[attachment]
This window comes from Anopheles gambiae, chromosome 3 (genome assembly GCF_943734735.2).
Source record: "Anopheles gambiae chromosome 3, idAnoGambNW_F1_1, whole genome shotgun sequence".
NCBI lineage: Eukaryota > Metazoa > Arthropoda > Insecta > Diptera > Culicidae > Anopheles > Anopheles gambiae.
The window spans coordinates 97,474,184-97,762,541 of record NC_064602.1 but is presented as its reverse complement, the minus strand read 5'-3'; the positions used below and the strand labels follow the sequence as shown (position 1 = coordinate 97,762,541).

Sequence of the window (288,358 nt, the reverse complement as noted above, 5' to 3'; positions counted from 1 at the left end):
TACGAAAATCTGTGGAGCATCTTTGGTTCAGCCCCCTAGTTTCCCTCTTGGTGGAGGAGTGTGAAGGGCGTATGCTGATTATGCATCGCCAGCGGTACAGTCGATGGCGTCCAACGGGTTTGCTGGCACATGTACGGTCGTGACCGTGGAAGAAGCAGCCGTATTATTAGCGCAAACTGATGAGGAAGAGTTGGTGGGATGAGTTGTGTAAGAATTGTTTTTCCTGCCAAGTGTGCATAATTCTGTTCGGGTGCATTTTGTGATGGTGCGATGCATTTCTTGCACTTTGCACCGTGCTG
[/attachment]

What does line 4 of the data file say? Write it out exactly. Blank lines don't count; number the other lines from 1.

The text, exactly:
The window spans coordinates 97,474,184-97,762,541 of record NC_064602.1 but is presented as its reverse complement, the minus strand read 5'-3'; the positions used below and the strand labels follow the sequence as shown (position 1 = coordinate 97,762,541).